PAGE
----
The common law did give the Grand Court jurisdiction to apply the claw-back provisions of Cayman Islands insolvency legislation in aid of Mr Picard's claw-back claims

In order to resolve the question of the court's common law jurisdiction to hear Mr Picard's claw-back claims, Jones J had to grapple with the effect of the UK Supreme Court's 2012 decision in Rubin v Eurofinance 1 ("Rubin"), in which it was held by a majority that the Privy Council's decision in the well-known Cambridge Gas 2 case was wrong.

In Cambridge Gas, the Privy Council decided that at common law, a domestic court had the jurisdiction to recognise and assist a foreign officeholder by doing whatever it could have done in the case of purely domestic insolvency proceedings.  The precise boundaries of such assistance were not delineated, but the Privy Council stated that it was doubtful that the assistance could take the form of applying foreign insolvency law.

The Grand Court held that Rubin was not a complete repudiation of the doctrines laid out in Cambridge Gas.  Rather, Jones J considered that Rubin was limited to clarifying that the enforcement of foreign insolvency judgments was not governed by special rules.  Jones J therefore stated that the Supreme Court "did not reject the underlying proposition [in Cambridge Gas] that recognition at common law 'carries with it the active assistance of the court'".  Accordingly, Jones J found that the Supreme Court did not express a view on the question of whether the assistance available to a foreign officeholder at common law extended to proving him with a "direct remedy", meaning an original cause of action under domestic legislation to be pursued in this jurisdiction.  Jones J considered that it remained open to him to accept Lord Hoffmann's answer to that question from Cambridge Gas and on that basis held that the scope of available assistance includes an avoidance claim under the Cayman Islands Companies Law.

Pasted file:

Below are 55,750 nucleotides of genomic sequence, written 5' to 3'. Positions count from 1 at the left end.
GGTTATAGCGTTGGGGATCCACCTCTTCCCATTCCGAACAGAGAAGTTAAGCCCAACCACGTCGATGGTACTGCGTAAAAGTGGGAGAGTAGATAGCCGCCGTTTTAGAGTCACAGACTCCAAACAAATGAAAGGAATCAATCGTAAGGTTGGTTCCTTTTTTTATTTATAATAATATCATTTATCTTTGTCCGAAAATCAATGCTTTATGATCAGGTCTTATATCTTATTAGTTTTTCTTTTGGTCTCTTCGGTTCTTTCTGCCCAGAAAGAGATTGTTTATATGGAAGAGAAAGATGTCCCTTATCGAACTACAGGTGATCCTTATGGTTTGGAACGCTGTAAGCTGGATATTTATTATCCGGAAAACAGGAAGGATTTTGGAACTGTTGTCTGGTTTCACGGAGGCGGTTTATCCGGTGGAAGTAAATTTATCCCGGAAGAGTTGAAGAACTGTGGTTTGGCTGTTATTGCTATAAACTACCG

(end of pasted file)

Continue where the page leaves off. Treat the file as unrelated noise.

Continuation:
Finally, despite initially being of the view that the common law jurisdiction to provide assistance requires some degree of connection with the Cayman Islands other than the fact that the defendant company is incorporated here, Jones J ultimately did not accept the argument that assistance is only available at common law where the court has jurisdiction to make a winding up order against a foreign plaintiff company under section 91(d) of the Companies Law


The decision in Cambridge Gas was heavily influenced by principles of universality – broadly, the concept that courts should strive to give bankruptcy proceedings universal application. 

The decision in Picard v Primeo is a clear affirmation that so-called "modified universalism", which has characterised the common law approach to cross-border insolvency cases, is not (as some have suggested) dead as a result of the Supreme Court's decision in Rubin, at least in the Cayman Islands.

The decision also serves as a reminder that, although the statutory regime in the Cayman Islands for the recognition of foreign bankruptcy officeholders differs from that in other countries which have adopted the UNCITRAL Model Law, there remain practical and effective mechanisms by which foreign officeholders may seek assistance from the Cayman Islands court.

We understand the decision is being appealed both by Mr Picard and by Primeo – and so it seems the Grand Court's decision will not be the final word on these issues.

1 [2012] UKSC 46. 

2 Cambridge Gas Transportation Corporation v Official Committee of Unsecured Creditors of Navigator Holdings plc [2007] 1 AC 508.

Related Services

Legal Services

Access to market leading legal advice across a wide range of industries and sectors is paramount to the success of businesses seeking international expertise with local support. The Maples Group's legal services teams are globally coordinated, with consistent systems, policies and procedures across all offices, and connected by a common goal: to deliver the highest quality advice and solutions to our clients. Offering an extensive range of legal services, we advise financial, institutional, business and private clients on the laws of the British Virgin Islands, the Cayman Islands, Ireland, Jersey and Luxembourg, delivering time zone convenience and accessibility from these and other leading key international financial centres. Through constructive dialogue and engagement with governments, regulators and industry associations, we have helped shape financial industry innovation and regulation in many of the jurisdictions in which we operate.

Dispute Resolution & Insolvency

Advising on the laws of the BVI, the Cayman Islands and Ireland, our global Dispute Resolution & Insolvency team provides expert legal advice on cross-border litigation and contentious and non-contentious restructuring.  We offer a broad range of dispute resolution and insolvency services, bringing an unrivalled depth of experience to each dispute and ensuring that you receive fast, accurate and pragmatic advice.